“There are major league ball players, then there are Yankees.”
30 for 30 – The House of Steinbrenner
How would you like to play Major League Baseball for the New York Yankees? In spite of any prior allegiances, the answer is almost always yes; just ask Johnny Damon, Kevin Youkilis, and now Jacoby Ellsbury. When New York comes calling, you can be assured they’ll make you an offer you can’t refuse. Playing for the winningest franchise in sports comes with just one requirement. Be the best player in history (and get a haircut you hippie!). For the last nineteen years, no one has embodied the role and requirements of being a Yankee more than Derek Jeter and yesterday he announced that 2014 will be his last. There isn’t just the end of an era, it’s the end of an institution.
Career .312 BA, 3,316 Hits,1,876 Runs
Before we get any farther into this story, let me be clear. I hate the Yankees. In 1998, I rode a miracle wave to the World Series only to see my hometown San Diego Padres get swept by the greatest Yankee team in history. I’ll always remember seeing the Bombers celebrating on our home field from the nosebleed section of Qualcomm Stadium. I’ll say again – Hate the Yankees. No matter how strong your feelings, though, Jeter was always the one player anyone could root for, or at least appreciate.
“He’s the king of cool- the George Clooney of baseball…”
For years, kids across America have worn number two on their back, for the same reason Troy Tulowitzki (Rockies) and B.J. Upton (Braves) do – to be like Jeter. Honestly, there is no better player to emulate. On the field, he’s ruled with an inside-out swing, and a glove as smooth as Sinatra’s voice. A .312 hitter, he currently sits 9th with 3,316 hits. No other Yankee has reached 3,000 hits and he’ll surely eclipse Honus Wagner for most hits among shortstops (he needs only 114). In the playoffs he ranks number one all time in games played, plate appearances, at bats, hits, runs, total bases, and is third in home runs. Pair that with an uncanny ability to come through in clutch moments and its easy to see why he’s nicknamed Mr. November. His career off the field has been devoid of controversy and full of supermodels. He’s Mr. Cool, the King of Cool- the George Clooney of Baseball.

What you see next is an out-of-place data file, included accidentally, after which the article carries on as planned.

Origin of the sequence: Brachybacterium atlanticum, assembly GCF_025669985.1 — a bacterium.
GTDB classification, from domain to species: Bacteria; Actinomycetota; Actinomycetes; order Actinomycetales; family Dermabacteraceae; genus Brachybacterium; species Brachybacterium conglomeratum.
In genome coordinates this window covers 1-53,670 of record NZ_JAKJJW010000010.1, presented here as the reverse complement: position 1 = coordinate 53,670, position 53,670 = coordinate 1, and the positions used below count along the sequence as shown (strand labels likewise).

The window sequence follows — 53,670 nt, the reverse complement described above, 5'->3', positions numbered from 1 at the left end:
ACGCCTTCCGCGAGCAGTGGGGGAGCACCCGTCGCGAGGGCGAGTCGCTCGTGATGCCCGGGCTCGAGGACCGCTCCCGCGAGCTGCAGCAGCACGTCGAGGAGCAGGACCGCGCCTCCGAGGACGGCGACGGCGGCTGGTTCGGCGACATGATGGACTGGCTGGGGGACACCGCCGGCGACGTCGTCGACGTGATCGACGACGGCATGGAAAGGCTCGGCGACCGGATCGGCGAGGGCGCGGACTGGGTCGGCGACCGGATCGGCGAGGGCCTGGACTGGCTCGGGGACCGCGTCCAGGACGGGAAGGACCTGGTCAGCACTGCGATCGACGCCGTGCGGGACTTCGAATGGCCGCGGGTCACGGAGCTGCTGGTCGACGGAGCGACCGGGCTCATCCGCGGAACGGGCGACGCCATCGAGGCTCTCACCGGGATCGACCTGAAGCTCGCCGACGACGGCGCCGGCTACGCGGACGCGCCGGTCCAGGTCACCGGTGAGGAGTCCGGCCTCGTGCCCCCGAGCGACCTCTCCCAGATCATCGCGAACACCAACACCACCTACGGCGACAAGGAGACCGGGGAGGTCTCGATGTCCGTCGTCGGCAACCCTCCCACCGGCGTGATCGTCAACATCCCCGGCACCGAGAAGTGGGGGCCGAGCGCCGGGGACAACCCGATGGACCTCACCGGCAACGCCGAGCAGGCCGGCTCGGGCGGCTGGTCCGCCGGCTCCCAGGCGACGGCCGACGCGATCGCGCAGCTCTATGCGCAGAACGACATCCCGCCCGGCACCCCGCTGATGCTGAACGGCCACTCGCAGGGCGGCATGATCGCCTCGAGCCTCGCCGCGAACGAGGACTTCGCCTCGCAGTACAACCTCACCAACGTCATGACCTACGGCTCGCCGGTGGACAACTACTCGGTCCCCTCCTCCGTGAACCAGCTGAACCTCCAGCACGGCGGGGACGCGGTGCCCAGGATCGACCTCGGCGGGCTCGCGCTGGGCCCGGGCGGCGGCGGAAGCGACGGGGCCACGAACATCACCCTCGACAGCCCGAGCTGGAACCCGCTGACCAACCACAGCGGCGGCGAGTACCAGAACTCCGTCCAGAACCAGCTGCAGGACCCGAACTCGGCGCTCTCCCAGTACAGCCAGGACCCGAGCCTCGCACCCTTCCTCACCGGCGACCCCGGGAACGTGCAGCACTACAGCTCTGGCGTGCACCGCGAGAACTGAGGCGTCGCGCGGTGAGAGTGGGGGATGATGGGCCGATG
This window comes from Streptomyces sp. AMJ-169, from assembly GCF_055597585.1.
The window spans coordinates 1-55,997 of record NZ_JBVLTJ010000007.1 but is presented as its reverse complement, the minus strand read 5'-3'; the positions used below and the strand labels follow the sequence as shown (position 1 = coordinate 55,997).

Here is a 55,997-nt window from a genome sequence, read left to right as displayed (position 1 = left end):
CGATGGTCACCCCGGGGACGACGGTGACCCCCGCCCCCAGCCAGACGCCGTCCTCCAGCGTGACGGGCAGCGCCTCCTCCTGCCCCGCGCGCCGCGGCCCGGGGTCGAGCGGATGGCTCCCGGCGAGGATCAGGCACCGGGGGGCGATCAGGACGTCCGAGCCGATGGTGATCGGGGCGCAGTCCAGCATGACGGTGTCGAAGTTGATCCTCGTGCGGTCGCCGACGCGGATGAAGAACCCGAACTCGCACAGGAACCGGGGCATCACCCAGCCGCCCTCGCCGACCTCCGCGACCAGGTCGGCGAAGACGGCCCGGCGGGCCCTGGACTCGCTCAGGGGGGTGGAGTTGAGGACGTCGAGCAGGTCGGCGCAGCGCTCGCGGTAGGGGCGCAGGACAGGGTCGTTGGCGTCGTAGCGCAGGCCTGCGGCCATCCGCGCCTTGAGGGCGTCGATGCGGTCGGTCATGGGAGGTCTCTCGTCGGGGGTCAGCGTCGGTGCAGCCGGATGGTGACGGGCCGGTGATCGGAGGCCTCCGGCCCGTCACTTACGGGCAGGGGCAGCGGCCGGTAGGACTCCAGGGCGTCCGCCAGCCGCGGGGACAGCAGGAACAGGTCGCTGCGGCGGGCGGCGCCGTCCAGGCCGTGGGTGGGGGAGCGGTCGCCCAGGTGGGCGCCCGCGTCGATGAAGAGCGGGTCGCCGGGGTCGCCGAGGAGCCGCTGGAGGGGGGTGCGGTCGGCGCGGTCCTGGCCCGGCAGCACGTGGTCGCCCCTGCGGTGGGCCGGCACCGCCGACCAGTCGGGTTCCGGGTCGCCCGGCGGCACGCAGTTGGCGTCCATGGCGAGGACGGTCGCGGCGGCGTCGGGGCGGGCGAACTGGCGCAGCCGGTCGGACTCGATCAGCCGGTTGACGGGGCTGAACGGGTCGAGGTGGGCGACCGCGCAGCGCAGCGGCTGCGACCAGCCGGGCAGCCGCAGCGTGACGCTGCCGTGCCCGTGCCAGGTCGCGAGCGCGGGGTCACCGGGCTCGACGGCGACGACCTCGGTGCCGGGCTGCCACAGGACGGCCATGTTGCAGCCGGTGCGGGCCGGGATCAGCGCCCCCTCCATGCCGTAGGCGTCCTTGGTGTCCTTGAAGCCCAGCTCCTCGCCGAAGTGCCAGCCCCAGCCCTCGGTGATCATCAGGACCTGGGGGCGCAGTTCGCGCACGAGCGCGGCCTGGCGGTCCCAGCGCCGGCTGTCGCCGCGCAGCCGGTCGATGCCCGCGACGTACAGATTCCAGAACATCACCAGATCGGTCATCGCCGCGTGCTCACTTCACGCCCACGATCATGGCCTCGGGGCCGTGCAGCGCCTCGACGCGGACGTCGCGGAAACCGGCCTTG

If you haven’t tried this, you’re not American.
With a two hundred hit season, he could finish as high as fifth all time, and although he’ll never have a chance to challenge Ty Cobb (4,189) or Pete Rose (4,256), he’ll surely go down as the best at his position. Again, without injury he’ll surpass Honus Wagner in hits, he’ll continue to surpass Alex Rodriguez in years without steroids, and no disrespect to Cal Ripken Jr, Barry Larkin, Omar Vizquel, or Ozzie Smith, but Jeter has done it better, longer, and never left the 5.5 hole. More importantly, he won. With five rings, five gold gloves, and five silver slugger awards, no other shortstop’s trophy collection has been so well rounded.
Speaking of trophy collections
So there it is. In a town where being good isn’t good enough, Jeter has been the best. While his stats are impressive, it’s the respect he’s earned from peers, and his contributions to the most renowned franchise in sports that will forever be his legacy. The embodiment of pure class, you could count on Jeter, in the good years and the bad, to play with guts and devotion . Kids have emulated him for his stellar play, sure, but his passion will forever set him apart. Even nearing forty, you can see glimpses of a kid playing the game he loves. He’s refused to milk any last minute contract options, and hasn’t tried to draw attention to himself. He will leave the game the only way he knows how, leaving it all on the field.
And sometimes leaving it in the stands.
What else is there to say about the guy? This year, millions of kids across America will go to their first baseball game and their sibling or parent will say, “Him? That’s Derek Jeter. The greatest Yankee to ever play,” and they will be right. There is no uniform more iconic than Yankee pinstripes and no one has earned those stripes quite like Jeter. He’s played the game with passion and iron determination. That’s why, despite rooting against the team all the years of my life, I will tip my hat to number 2 as he makes his victory lap this season, and you should too. If you have a chance to see him play this year live, do yourself a favor and go watch history before he’s gone. For twenty years he’s been baseball, and he’s been the very best the institution of baseball has to offer. There are ball players, then there is Derek Jeter.